Pixar Culture: 5 Principles That Rescued Disney

This article is an excerpt from the Shortform book guide to "Creativity, Inc." by Ed Catmull. Shortform has the world's best summaries and analyses of books you should be reading.

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What is the Pixar culture? How did these principles work in practice after Pixar was purchased by Disney?

In 2005, Pixar was sold to Disney Animation Studios. The Pixar culture, which was critical to its success, was adapted for Disney. The result was a resuscitation of Disney’s struggling animation business.

Read more about the five principles of Pixar culture, as applied to Disney Animation Studios.

The 5 Principles of Pixar Culture

While Catmull insisted that he didn’t want Disney to become a clone of Pixar, he recognized that the core values of the company were universal. With this in mind, Catmull immediately started making changes:

  1. He championed individuality. Artists need the room and freedom to express themselves. It helps them feel comfortable in their environment and be more original in their work. At Pixar, employees would make elaborate designs and environments in their cubicles and offices. Catmull brought this same creative freedom to Disney. 
  2. He redesigned the workplace. Catmull promoted interactivity and collaboration by moving departments so certain teams could be closer together, and he created communal environments where teams could relax and talk with other colleagues. He also moved his and Lasseter’s offices to the middle of the main floor to show that anyone could talk to them at any time.
  3. He promoted candidness. Catmull insisted that employees could be candid without the fear of retaliation. This was challenging because many of the Disney employees had been told for years that their opinions held no value and expressing them could actually hurt them. Catmull held multiple meetings with creatives and explained the importance of candidness. While it took some time, the Disney team eventually embraced this concept.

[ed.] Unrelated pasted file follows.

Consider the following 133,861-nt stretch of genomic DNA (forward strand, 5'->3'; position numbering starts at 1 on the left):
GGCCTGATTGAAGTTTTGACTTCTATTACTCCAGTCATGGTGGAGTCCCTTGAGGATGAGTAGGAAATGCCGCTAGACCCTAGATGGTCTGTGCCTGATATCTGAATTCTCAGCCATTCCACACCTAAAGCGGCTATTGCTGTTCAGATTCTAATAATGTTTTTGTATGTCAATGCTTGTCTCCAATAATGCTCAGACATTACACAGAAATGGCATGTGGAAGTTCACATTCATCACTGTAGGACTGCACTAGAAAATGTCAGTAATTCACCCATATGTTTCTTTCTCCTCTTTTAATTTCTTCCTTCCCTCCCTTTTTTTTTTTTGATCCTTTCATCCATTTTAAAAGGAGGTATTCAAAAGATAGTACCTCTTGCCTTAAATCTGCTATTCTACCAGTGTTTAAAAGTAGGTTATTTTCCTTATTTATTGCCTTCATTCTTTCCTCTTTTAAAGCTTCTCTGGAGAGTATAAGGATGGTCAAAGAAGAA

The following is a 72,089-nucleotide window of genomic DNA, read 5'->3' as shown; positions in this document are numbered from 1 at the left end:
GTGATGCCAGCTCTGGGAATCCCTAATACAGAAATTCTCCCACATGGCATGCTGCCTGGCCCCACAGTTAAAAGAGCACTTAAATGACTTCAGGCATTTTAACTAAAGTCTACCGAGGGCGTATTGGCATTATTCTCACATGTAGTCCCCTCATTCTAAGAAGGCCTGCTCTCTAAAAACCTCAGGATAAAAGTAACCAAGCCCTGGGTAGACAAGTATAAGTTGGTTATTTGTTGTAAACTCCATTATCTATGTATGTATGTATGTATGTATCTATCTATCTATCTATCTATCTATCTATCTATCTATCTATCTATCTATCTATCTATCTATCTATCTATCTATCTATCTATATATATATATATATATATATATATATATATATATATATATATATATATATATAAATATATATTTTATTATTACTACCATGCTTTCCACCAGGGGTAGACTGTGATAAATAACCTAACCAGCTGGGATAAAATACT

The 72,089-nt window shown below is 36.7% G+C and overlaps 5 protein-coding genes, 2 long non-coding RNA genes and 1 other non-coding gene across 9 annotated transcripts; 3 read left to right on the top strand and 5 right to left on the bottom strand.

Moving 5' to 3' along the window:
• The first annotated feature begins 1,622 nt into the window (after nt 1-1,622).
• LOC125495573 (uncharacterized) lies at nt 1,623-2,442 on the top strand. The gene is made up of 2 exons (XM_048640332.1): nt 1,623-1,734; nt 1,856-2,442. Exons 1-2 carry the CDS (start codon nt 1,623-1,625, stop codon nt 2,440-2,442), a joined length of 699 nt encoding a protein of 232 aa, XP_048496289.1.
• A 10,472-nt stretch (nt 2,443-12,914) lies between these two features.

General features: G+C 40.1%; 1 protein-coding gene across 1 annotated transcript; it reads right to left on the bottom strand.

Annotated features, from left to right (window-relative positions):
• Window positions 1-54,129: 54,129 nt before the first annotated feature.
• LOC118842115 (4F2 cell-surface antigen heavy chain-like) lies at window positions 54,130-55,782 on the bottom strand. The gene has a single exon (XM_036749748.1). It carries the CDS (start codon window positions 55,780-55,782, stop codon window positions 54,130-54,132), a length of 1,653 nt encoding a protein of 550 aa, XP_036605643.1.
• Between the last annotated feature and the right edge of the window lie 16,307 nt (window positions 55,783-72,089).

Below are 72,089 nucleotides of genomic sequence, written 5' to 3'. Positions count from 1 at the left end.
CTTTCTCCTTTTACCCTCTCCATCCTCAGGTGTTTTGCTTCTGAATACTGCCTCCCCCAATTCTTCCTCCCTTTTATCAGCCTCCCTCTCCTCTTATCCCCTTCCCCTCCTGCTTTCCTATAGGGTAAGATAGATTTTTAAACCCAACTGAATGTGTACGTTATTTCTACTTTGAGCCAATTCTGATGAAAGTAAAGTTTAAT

4. He helped develop Story Trusts. Catmull invited various Disney employees to fly out to Pixar’s studios and observe a Braintrust meeting. Using this information, the Disney team worked with Catmull to develop Story Trusts into a similar feedback mechanism. While Story Trusts did have their own unique elements, the core purpose of delivering candid feedback in a structured setting helped boost the quality of Disney’s future films.
  5. He removed those unwilling to change. While most employees were retained after the merger, those who refused to make changes were let go. Catmull found the people who he believed were ready and willing to make the necessary adjustments to move the studio forward. 

After implementing changes using the Pixar culture within Disney, the studio’s work began to improve. In fact, one of the first films under Catmull, Bolt, received an Oscar nomination. This sudden surge of success proved that the Catmull’s concepts could be effectively applied to another creative organization to boost their efficiency and creativity.

Pixar Culture: 5 Principles That Rescued Disney

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  • How Pixar went from selling computers to successful animation studio
  • What it takes to build a creative workplace culture
  • Why George Lucas sold Pixar to Steve Jobs

Rina Shah

An avid reader for as long as she can remember, Rina’s love for books began with The Boxcar Children. Her penchant for always having a book nearby has never faded, though her reading tastes have since evolved. Rina reads around 100 books every year, with a fairly even split between fiction and non-fiction. Her favorite genres are memoirs, public health, and locked room mysteries. As an attorney, Rina can’t help analyzing and deconstructing arguments in any book she reads.

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